Green Arts: Tips for Finding Safe Eco-Supplies
Jul 31, 2015 11:19AM
● By Avery Mack
“Creative energy is contagious,” says Kim Harris, co-owner of Yucandu, a hands-on craft studio in Webster Groves, Missouri. As one client crafter commented, “Art is cheaper than therapy and a lot more fun.” It doubles the pleasure when we trust the nature of our supplies.
Arts and crafts stir the imagination, spur creativity and are relaxing. Yet, for some, allergies, chemical sensitivities and eco-consciousness can make choosing materials a challenge. Manufacturers are not required to list heavy metals, toxic preservatives or petroleum-based ingredients, even when they’re labeled “non-toxic”.
User- and environment-friendly alternatives may be difficult to locate, but are worth the effort. After working with paint, glue, chalk and modeling dough, children may lick their fingers and be reluctant to wash hands thoroughly. Retirees with newfound time for hobbies may also have weakened immune systems at risk to chemical exposure. Everyone benefits from minimizing exposure to toxins.
For greeting cards, scrapbooking or mixed media, paper provides background, texture, pattern and color. Tree-free paper uses agricultural residue or fibers from bananas, coffee and tobacco, and EcoPaper.com researchers anticipate similar future use of pineapples, oranges and palm hearts.
Labels can be misleading. White paper has been bleached. Processed chlorine-free (PCF) means no bleaching occurred during this incarnation of the paper. Totally chlorine-free (TCF) papers are as advertised. Paper is called recycled if it’s 100 percent postconsumer-recovered fiber—anything less is recycled content.
For most projects, purchased glues are more convenient, longer lasting and easier to use than homemade. White glue and white paste, called “library paste”, are best with porous items like wood, paper, plastic and cloth. It takes longer to dry and needs to be held in place, but there are no fumes.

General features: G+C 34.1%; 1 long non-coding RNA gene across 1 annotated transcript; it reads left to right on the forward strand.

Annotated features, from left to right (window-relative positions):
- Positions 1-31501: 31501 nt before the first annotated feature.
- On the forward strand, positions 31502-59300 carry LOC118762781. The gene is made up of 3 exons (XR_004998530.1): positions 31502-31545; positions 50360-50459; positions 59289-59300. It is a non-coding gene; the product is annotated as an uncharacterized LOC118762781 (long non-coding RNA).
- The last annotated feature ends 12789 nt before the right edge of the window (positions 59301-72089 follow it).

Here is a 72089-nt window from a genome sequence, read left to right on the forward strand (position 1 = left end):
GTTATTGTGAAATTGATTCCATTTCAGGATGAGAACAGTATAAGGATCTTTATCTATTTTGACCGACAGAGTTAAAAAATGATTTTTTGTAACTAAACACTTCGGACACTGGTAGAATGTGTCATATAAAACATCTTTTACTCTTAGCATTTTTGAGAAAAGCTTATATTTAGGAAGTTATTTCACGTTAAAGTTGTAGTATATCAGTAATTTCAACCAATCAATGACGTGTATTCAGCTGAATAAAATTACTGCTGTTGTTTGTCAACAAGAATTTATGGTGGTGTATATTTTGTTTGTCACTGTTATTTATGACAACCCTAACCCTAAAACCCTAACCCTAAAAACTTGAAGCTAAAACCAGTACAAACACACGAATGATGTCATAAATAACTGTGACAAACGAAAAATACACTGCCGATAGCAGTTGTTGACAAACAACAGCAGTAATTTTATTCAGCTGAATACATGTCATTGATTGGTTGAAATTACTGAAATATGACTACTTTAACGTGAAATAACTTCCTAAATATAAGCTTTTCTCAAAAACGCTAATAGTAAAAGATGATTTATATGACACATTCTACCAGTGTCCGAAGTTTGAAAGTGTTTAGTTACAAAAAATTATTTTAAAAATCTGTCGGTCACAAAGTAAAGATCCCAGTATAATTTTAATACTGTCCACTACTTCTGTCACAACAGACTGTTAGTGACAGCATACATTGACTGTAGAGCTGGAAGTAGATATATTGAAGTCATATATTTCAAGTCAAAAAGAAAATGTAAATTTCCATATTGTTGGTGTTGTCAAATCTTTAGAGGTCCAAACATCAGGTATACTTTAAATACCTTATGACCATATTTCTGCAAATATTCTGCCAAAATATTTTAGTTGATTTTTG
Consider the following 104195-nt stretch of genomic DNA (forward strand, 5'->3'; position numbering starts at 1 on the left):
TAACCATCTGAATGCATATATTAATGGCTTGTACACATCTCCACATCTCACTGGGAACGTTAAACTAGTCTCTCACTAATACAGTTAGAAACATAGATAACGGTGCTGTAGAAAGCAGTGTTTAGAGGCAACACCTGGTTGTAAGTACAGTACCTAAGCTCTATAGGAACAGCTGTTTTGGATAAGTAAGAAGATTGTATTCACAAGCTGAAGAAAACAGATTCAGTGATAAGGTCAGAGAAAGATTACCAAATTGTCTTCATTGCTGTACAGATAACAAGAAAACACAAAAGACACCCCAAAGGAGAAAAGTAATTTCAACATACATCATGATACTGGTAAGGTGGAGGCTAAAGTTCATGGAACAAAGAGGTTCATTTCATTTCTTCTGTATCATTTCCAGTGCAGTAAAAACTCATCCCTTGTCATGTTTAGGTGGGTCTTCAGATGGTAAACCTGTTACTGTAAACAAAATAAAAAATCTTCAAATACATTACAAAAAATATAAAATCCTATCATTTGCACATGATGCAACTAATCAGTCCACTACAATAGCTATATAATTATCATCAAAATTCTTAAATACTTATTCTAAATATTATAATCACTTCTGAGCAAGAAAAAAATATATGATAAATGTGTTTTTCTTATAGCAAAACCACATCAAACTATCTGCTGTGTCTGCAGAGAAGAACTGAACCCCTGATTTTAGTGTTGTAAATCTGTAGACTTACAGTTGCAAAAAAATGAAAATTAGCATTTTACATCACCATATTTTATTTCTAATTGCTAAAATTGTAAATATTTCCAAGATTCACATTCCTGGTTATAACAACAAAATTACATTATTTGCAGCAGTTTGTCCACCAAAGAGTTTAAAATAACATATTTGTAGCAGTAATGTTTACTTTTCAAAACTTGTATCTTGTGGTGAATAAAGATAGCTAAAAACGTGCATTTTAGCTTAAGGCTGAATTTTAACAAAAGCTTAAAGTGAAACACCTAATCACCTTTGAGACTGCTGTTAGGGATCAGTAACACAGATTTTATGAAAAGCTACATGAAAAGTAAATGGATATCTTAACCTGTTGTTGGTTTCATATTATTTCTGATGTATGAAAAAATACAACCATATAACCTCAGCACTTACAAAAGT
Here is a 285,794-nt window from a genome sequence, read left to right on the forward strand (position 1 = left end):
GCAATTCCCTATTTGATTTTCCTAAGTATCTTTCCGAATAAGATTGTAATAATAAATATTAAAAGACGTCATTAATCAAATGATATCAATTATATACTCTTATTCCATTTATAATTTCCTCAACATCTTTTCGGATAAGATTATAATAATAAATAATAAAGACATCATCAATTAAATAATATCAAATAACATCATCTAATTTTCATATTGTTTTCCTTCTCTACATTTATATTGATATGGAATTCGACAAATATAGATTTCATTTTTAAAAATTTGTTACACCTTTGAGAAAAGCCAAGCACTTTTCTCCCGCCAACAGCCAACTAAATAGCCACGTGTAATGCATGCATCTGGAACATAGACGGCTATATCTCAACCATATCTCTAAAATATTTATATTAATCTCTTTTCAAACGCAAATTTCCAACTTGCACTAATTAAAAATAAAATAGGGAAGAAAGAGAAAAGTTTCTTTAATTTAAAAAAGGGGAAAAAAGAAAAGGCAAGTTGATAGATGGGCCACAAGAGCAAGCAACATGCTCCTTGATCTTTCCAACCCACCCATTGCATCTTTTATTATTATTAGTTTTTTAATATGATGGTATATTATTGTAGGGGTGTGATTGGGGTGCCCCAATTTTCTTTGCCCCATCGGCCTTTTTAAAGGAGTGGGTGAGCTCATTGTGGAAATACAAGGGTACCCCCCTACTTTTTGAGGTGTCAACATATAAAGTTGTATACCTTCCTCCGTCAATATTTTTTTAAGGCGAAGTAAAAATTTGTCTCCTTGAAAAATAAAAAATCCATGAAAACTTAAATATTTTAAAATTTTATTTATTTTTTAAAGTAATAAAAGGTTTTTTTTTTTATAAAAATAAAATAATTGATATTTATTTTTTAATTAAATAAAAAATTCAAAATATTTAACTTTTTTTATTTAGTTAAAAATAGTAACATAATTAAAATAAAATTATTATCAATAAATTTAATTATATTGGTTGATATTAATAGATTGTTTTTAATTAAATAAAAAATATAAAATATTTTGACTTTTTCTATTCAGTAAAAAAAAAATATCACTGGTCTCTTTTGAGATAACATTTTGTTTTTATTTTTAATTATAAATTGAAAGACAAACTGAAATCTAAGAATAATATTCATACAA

“Jewelry is wearable art, so for mine, I primarily use water-based, non-toxic glues and sealers that simply wash off my hands,” advises Nancy Kanter, owner and designer of Sparkling Vine Design, in Thousand Oaks, California. Examples include Elmer’s Washable and Mod Podge.
Airplane glue, rubber cement, spray adhesive and epoxy all emit toxic fumes. Instant glue (cyanoacrylate) likewise bonds fast to fingers; toxic, foul-smelling acetate (used in nail polish remover) is needed to remedy the situation.
Water-based tempera paint is easy to use; Chroma brand tempera removes some of the hazardous ingredients. “I use water-based, non-toxic acrylic paints and wine to paint recycled wine corks for my designs,” says Kanter. “This avoids harsh fumes and chemicals.”
If paint, glue, chalk or markers have a strong odor or the label says, “Use in a well-ventilated area,” it’s toxic.
Note that acrylic paint can contain ammonia or formaldehyde. Oil paint produces fumes and requires turpentine, a petroleum-based product, to clean brushes. Aerosol spray paint is easily inhaled unless protective equipment is used.
Markers and Crayons
“Give kids great supplies and they’ll make great art,” maintains Harris. “They’ll also be respectful of how much they use.”
Go for unscented, water-based markers, especially for younger children that are as apt to draw on themselves as on paper. Soy crayons are made from sustainable soybean oil, while retaining bright colors. Dustless chalk is preferred by some. Colored eco-pencils are another option.
Beware of conventional dry erase markers, which contain the neurotoxin xylene; permanent markers emit fumes. Wax crayons are made with paraffin, a petroleum-based product.
Yarn and Other Fibers
For knit or crochet projects, choose recycled silk and cotton or bamboo, soy silk from tofu byproducts, or natural, sustainable corn silk. Sheep’s wool, organic cotton or alpaca fibers, raw or hand-dyed with natural colors, are environmentally friendly.
Rayon is recycled wood pulp treated with caustic soda, ammonia, acetone and sulfuric acid. Nylon, made from petroleum products, may have a harmful finish.
Canvas is typically stretched on birch framing, a sustainable wood. Look for unbleached, organic cotton canvas without primer. Runoff from an organic cotton field doesn’t pollute waterways.
Experiment with homemade modeling clay. Many tutorials and photos are available online. Commercial modeling clay contains wheat flour, which can cause a reaction for the gluten-sensitive. For papier-mâché projects, recycle newsprint and use white glue, thinned with water. Premade, packaged versions may contain asbestos fibers. Eco-beads with safe finishes vary from nuts and seeds to glass and stone. For grownups that like to create their own beads, realize that polymer clays contain vinyl/PVC.
In making artistic expression safe, being conscious of the materials used is paramount.
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